Mehdi impressed him with the knowledge he had learnt from his parents, by the age of four he was already able to recites three short Quranic Ayats; being Suraht el Fatiha, Suraht el Ikhlass and Ayat el Kursi. The classroom was very modest and small no more than 5m by 5m with four open windows to refresh the air and giving a view over the greenery of the mountains. The young children were sitting together on the ground forming a semi-circle around Cheikh Abdurrahmane, they repeated with him the melodious rhythm of the Sourahts, and some of them managed to follow the words and sentences on their wooden slates. The Cheikh was sitting on the “Mastaba” the long stick “El Assa” in his right hand, he was “keeping an eye” and looking at the children with authority. He (The Cheikh) explained to Ammi Brahim his methods of teaching. “When the child comes to Kottab at the age 4 years, he will start learning the alphabet and the elementary rules of the mathematics and it is only at the age of 5 that they begin to learn the holy Quran”. If a child made a fault of pronunciation he would give him a light blow, no place here for spoilt children and all Parents knew this and encouraged their Sons & Daughters with their recitation of the holy Quran. Ammi Brahim came back home very happy with the knowledge that his son would learn to write, read, calculate and study the holy Quran. These were chances that he never got when he was young.
He was even thinking to do the same with Yousef and Cherifa when they were older. Ammi Brahim left his son in Kottab with the Cheikh, from the first day he was a smart and a well liked boy by all. He enjoyed himself , made new friends Saleh, Hamza, Soheib, Kenza, Khadidja, Fatima Zohra and so on. As the youngest he was very shy of talking with the girls! Gradually Hamza, an orphan boy from the village, became his best friend and he thought of him as an elder brother. Hamza took a good care of him, guiding him home after School, teaching him plenty of popular games that all boys of his age love, playing the Flute ”Gasba”, “Hide and Seek” and sometimes Marbles. They shared lots of fun and spent a great deal of time together. A year later, by the beginning of Summer, Hamza had to leave the Kottab and start his professional life, at the age of 7 thinking to join his grandfather on the plains around the village to become a shepherd working with big flocks, to earn extra money to pay for living needs and to build his future . Mehdi felt sad at not seeing his best friend but Hamza promised to keeping in contact and would visit him at home from time to time. He remembered the fun of playing the flute “Gsaba”and offered him a modest one as a gift and reminder of their friendship. In return Mehdi promised him to learn as much of the flute’Gasba’ he could and offered Hamza a small rabbit that his Mother had given him only a few days previously. When Mehdi reached the age of six Cheikh Abdurrahman encouraged him to join the elementary school in the next village and to continue his lessons in the Kottab at weekends. Mehdi really wanted to take the opportunity for more study and hoped his Father would realize that he was a bright and gifted student. It turned out that Mehdi should not have worried as Ammi Brahim felt proud when he received the news, he thought that his wife should sell few of her rabbits, some chickens and a goat of her to enable them to buy a donkey to take Mehdi to school. Khalti Aicha had no objections and went to Souk and sold the majority of her small domestic animals and Mehdi joined the new school with his brother Yousef joining the old Kottab.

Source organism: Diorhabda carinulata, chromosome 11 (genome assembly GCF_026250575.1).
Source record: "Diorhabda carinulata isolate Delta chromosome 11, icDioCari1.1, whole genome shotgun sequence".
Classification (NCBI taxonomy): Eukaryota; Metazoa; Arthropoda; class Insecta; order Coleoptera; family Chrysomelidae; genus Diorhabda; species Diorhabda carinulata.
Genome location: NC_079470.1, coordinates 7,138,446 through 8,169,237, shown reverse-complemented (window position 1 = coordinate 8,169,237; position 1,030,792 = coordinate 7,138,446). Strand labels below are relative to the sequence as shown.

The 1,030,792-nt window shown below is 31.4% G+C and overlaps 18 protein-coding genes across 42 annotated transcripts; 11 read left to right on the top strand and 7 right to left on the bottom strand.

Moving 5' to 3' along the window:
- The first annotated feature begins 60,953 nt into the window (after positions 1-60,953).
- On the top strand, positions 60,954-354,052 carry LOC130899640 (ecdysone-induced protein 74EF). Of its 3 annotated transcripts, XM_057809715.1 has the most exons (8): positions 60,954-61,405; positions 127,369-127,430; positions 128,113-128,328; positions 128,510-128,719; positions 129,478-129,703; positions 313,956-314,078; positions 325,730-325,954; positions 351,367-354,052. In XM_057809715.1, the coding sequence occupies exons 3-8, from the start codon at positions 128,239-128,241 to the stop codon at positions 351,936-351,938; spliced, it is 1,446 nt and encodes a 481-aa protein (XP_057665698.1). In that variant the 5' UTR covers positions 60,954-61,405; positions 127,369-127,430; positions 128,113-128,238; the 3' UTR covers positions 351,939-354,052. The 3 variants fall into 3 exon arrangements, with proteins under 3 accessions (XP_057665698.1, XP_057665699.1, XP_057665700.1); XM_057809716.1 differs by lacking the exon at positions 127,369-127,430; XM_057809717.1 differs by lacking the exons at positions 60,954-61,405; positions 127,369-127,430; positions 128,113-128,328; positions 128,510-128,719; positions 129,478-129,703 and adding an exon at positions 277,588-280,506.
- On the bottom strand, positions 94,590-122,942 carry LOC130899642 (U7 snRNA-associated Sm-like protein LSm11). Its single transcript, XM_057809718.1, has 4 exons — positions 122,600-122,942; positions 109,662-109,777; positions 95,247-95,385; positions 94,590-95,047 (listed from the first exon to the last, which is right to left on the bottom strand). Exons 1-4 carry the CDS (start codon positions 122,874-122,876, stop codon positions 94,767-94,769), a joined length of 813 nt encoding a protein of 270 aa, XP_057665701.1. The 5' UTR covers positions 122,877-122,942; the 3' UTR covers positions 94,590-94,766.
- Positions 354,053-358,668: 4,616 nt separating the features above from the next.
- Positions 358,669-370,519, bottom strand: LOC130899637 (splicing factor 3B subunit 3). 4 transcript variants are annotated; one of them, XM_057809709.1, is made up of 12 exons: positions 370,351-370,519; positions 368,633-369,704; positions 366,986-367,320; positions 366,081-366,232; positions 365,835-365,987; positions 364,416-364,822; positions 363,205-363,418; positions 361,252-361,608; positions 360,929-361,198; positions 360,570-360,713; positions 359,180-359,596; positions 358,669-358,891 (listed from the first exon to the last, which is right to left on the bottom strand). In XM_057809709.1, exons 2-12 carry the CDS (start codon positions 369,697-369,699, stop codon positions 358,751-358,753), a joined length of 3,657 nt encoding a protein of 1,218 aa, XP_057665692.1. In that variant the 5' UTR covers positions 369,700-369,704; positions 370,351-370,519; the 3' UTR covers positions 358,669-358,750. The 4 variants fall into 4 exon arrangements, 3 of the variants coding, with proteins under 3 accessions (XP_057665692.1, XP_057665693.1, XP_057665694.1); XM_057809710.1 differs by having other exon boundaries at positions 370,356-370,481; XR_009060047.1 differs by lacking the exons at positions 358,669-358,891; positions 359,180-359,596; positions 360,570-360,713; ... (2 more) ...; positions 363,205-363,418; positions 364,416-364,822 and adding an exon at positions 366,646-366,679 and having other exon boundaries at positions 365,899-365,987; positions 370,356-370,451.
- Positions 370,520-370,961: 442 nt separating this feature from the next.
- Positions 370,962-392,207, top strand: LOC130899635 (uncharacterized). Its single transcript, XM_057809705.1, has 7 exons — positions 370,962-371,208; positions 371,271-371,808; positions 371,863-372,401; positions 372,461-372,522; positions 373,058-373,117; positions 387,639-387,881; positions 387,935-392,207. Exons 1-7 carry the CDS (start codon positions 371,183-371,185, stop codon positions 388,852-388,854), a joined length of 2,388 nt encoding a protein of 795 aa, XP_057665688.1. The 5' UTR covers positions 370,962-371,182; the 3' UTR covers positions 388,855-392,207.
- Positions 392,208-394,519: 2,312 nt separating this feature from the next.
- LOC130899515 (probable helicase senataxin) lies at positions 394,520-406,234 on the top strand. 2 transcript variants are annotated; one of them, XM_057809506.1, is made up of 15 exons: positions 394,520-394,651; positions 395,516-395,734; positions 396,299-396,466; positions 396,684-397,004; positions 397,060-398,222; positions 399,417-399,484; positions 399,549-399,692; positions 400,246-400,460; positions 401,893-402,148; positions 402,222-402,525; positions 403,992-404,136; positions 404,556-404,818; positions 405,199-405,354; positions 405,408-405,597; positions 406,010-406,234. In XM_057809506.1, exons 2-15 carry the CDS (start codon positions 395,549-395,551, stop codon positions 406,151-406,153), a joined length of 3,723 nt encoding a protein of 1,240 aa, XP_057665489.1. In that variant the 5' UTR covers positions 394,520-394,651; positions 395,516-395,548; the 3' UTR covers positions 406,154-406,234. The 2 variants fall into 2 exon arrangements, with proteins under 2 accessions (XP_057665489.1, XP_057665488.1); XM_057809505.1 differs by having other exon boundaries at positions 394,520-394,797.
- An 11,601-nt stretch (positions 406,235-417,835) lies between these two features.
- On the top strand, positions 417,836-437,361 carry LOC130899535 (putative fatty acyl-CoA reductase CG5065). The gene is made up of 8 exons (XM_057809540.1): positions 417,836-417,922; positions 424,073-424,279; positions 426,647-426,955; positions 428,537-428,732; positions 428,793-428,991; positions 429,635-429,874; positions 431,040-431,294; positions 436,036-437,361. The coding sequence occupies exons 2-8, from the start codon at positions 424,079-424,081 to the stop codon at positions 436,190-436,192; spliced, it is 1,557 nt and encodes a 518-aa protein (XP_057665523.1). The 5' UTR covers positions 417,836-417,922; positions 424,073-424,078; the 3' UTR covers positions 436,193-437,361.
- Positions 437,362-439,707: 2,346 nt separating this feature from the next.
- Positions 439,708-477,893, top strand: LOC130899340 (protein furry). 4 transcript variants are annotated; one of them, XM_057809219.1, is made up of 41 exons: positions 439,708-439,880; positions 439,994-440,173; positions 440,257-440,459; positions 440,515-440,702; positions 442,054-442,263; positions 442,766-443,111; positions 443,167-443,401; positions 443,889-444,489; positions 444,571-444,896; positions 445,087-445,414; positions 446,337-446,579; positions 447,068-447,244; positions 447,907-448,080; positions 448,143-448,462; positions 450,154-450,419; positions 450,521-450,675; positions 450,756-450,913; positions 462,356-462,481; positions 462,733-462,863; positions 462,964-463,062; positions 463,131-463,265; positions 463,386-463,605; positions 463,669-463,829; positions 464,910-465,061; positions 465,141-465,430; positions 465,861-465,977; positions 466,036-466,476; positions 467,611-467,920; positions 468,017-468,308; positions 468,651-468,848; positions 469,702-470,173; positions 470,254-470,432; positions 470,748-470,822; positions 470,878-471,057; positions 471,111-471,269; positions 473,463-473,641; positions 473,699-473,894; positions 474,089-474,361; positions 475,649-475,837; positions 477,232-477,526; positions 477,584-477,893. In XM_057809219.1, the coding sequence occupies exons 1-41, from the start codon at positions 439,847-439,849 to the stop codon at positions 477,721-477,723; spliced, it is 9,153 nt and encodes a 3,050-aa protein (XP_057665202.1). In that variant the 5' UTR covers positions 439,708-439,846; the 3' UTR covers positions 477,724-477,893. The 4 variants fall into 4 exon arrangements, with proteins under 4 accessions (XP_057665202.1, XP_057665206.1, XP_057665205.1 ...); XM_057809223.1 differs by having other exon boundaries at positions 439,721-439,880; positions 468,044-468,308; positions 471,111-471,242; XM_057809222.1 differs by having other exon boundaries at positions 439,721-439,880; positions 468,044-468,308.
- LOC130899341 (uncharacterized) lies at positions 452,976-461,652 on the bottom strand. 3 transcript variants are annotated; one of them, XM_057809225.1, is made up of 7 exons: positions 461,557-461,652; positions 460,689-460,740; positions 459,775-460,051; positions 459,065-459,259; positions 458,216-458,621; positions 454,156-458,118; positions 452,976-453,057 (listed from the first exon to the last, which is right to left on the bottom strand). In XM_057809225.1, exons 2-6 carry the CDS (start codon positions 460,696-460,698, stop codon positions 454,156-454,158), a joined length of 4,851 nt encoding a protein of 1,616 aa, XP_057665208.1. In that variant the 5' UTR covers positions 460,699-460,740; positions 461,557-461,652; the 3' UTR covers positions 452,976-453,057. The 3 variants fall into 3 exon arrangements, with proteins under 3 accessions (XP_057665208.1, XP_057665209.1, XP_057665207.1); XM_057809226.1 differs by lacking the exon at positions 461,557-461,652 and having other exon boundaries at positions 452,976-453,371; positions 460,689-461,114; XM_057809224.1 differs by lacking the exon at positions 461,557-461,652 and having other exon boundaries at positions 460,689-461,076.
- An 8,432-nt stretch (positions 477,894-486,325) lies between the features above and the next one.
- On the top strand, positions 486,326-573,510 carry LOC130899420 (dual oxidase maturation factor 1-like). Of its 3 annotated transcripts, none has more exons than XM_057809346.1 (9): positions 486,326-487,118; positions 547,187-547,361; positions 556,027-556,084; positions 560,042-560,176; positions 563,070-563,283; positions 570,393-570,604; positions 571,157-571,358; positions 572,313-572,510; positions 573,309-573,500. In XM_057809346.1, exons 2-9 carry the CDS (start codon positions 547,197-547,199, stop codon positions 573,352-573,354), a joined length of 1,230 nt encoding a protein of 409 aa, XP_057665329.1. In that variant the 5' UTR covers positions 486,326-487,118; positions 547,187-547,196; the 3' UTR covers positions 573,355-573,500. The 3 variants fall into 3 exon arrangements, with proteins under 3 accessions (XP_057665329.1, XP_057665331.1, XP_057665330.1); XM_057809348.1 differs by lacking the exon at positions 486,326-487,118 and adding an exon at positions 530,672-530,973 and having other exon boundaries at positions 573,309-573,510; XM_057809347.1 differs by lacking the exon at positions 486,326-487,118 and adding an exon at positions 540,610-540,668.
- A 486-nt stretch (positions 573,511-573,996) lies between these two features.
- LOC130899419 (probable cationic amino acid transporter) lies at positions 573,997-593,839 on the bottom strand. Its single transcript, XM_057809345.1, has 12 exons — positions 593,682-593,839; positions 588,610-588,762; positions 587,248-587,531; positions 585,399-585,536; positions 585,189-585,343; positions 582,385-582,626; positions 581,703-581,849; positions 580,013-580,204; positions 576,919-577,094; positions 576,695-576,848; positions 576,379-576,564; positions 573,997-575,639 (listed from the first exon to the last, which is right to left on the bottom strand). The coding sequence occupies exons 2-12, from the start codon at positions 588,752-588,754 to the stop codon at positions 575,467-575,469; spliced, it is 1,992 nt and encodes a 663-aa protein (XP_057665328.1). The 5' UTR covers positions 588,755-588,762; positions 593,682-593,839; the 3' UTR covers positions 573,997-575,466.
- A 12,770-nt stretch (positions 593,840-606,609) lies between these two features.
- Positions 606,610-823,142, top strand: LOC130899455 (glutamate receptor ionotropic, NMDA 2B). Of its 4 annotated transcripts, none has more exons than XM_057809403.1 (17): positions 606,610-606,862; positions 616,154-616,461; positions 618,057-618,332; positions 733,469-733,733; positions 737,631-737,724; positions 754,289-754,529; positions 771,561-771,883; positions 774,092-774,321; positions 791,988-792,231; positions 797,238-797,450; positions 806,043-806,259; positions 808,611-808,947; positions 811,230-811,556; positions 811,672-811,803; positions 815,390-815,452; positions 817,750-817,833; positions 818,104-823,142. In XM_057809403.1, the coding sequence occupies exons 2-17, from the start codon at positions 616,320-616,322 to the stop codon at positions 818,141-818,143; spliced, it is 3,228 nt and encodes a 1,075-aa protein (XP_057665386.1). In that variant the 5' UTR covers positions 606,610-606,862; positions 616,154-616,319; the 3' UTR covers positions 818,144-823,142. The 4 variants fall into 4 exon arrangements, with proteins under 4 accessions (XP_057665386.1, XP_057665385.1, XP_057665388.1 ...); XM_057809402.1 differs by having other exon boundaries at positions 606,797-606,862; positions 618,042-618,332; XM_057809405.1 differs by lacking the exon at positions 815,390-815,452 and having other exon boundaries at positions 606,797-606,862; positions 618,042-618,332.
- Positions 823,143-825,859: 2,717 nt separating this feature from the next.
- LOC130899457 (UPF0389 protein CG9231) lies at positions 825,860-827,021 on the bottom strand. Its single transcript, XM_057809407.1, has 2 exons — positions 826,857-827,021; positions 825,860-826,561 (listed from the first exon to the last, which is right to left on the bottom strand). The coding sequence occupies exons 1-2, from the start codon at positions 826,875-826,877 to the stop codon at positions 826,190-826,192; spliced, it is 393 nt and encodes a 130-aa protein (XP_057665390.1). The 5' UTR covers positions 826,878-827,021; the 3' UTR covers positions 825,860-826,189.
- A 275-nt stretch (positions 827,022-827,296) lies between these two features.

Yousef was quite different from his elder brother, an unhappy boy who never stopped crying and weeping, needing at all the time to be guided by his parents. Ammi Brahim and his wife became very tired with his education but did never give up taking care of him. A couple of weeks later El Cheikh noticed the pains of the young boy and guessed that the secret of his bad behaviours was more serious then being a spoiled child, but he was short sighted with the problem becoming progressively worse. Immediately Cheikh called Ammi Brahim, explained him the situation and advised him to take him to the best doctor in the city. Ammi Brahim couldn’t afford an immediate medical check up and delayed until the harvest was in. But things couldn’t wait. An early morning Yousef, whilst chasing after a rabbit to put back in the cage he fell badly and lost consciousness for about 6 hours and from that time his sight suffered more and more. Ammi Brahim and his wife Aicha couldn’t bear seeing him suffering and decided to ask help from his father but his request was rejected by his Fathers second wife. Khalti Aicha managed to borrow a little money from her neighbour Halima who was great help and comfort during this desperate time. The doctors diagnosed that the injury had caused a brain injury. The poor parents then wasted more than one year on different treatments. But to no avail and that by a year later the young poor boy had lost his sight.